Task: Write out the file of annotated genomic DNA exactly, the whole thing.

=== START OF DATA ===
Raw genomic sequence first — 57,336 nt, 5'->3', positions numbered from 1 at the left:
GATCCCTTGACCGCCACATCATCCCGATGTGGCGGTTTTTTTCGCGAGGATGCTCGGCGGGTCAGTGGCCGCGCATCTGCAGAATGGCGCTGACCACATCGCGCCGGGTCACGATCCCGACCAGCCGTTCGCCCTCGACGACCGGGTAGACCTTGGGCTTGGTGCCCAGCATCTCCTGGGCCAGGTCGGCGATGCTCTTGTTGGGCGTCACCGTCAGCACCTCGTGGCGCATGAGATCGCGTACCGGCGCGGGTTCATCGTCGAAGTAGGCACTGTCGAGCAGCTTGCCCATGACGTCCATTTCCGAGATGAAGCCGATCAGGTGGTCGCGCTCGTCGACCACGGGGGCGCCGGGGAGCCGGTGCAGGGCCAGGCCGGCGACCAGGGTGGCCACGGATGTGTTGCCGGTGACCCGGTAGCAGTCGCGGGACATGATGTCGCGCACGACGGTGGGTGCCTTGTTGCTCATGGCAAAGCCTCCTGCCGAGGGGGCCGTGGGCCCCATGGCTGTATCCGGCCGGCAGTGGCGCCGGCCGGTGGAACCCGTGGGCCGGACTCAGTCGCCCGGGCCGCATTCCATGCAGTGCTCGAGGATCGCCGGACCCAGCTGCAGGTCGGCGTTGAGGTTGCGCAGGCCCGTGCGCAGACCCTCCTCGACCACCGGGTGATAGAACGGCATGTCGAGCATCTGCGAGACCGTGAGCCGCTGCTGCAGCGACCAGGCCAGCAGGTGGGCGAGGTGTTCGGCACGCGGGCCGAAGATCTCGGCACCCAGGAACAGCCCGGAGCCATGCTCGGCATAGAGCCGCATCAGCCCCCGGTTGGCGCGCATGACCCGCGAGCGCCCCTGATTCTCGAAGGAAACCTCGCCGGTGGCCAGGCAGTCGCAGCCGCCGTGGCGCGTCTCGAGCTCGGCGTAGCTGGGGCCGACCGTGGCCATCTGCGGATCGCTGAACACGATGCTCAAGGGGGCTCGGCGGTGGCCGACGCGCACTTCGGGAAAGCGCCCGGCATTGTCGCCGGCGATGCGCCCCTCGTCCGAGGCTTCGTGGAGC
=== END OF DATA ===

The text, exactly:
Raw genomic sequence first — 57,336 nt, 5'->3', positions numbered from 1 at the left:
GATCCCTTGACCGCCACATCATCCCGATGTGGCGGTTTTTTTCGCGAGGATGCTCGGCGGGTCAGTGGCCGCGCATCTGCAGAATGGCGCTGACCACATCGCGCCGGGTCACGATCCCGACCAGCCGTTCGCCCTCGACGACCGGGTAGACCTTGGGCTTGGTGCCCAGCATCTCCTGGGCCAGGTCGGCGATGCTCTTGTTGGGCGTCACCGTCAGCACCTCGTGGCGCATGAGATCGCGTACCGGCGCGGGTTCATCGTCGAAGTAGGCACTGTCGAGCAGCTTGCCCATGACGTCCATTTCCGAGATGAAGCCGATCAGGTGGTCGCGCTCGTCGACCACGGGGGCGCCGGGGAGCCGGTGCAGGGCCAGGCCGGCGACCAGGGTGGCCACGGATGTGTTGCCGGTGACCCGGTAGCAGTCGCGGGACATGATGTCGCGCACGACGGTGGGTGCCTTGTTGCTCATGGCAAAGCCTCCTGCCGAGGGGGCCGTGGGCCCCATGGCTGTATCCGGCCGGCAGTGGCGCCGGCCGGTGGAACCCGTGGGCCGGACTCAGTCGCCCGGGCCGCATTCCATGCAGTGCTCGAGGATCGCCGGACCCAGCTGCAGGTCGGCGTTGAGGTTGCGCAGGCCCGTGCGCAGACCCTCCTCGACCACCGGGTGATAGAACGGCATGTCGAGCATCTGCGAGACCGTGAGCCGCTGCTGCAGCGACCAGGCCAGCAGGTGGGCGAGGTGTTCGGCACGCGGGCCGAAGATCTCGGCACCCAGGAACAGCCCGGAGCCATGCTCGGCATAGAGCCGCATCAGCCCCCGGTTGGCGCGCATGACCCGCGAGCGCCCCTGATTCTCGAAGGAAACCTCGCCGGTGGCCAGGCAGTCGCAGCCGCCGTGGCGCGTCTCGAGCTCGGCGTAGCTGGGGCCGACCGTGGCCATCTGCGGATCGCTGAACACGATGCTCAAGGGGGCTCGGCGGTGGCCGACGCGCACTTCGGGAAAGCGCCCGGCATTGTCGCCGGCGATGCGCCCCTCGTCCGAGGCTTCGTGGAGC